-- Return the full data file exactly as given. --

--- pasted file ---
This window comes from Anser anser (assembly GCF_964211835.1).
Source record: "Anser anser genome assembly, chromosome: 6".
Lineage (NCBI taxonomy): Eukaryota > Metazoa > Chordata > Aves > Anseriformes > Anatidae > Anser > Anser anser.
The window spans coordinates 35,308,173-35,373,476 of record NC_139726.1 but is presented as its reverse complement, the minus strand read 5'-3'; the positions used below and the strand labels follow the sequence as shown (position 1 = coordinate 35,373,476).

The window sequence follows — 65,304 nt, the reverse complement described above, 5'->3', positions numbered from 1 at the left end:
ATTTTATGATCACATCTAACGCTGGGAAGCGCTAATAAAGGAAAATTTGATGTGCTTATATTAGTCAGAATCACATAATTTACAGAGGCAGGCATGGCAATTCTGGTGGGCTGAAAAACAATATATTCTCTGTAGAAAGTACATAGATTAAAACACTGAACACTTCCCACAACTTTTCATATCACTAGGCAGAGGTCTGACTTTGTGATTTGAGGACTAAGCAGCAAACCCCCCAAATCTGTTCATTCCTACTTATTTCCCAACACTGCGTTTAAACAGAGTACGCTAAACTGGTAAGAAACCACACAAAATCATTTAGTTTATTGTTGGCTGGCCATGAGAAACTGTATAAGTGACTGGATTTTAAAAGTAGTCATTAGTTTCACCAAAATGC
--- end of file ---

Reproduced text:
This window comes from Anser anser (assembly GCF_964211835.1).
Source record: "Anser anser genome assembly, chromosome: 6".
Lineage (NCBI taxonomy): Eukaryota > Metazoa > Chordata > Aves > Anseriformes > Anatidae > Anser > Anser anser.
The window spans coordinates 35,308,173-35,373,476 of record NC_139726.1 but is presented as its reverse complement, the minus strand read 5'-3'; the positions used below and the strand labels follow the sequence as shown (position 1 = coordinate 35,373,476).

The window sequence follows — 65,304 nt, the reverse complement described above, 5'->3', positions numbered from 1 at the left end:
ATTTTATGATCACATCTAACGCTGGGAAGCGCTAATAAAGGAAAATTTGATGTGCTTATATTAGTCAGAATCACATAATTTACAGAGGCAGGCATGGCAATTCTGGTGGGCTGAAAAACAATATATTCTCTGTAGAAAGTACATAGATTAAAACACTGAACACTTCCCACAACTTTTCATATCACTAGGCAGAGGTCTGACTTTGTGATTTGAGGACTAAGCAGCAAACCCCCCAAATCTGTTCATTCCTACTTATTTCCCAACACTGCGTTTAAACAGAGTACGCTAAACTGGTAAGAAACCACACAAAATCATTTAGTTTATTGTTGGCTGGCCATGAGAAACTGTATAAGTGACTGGATTTTAAAAGTAGTCATTAGTTTCACCAAAATGC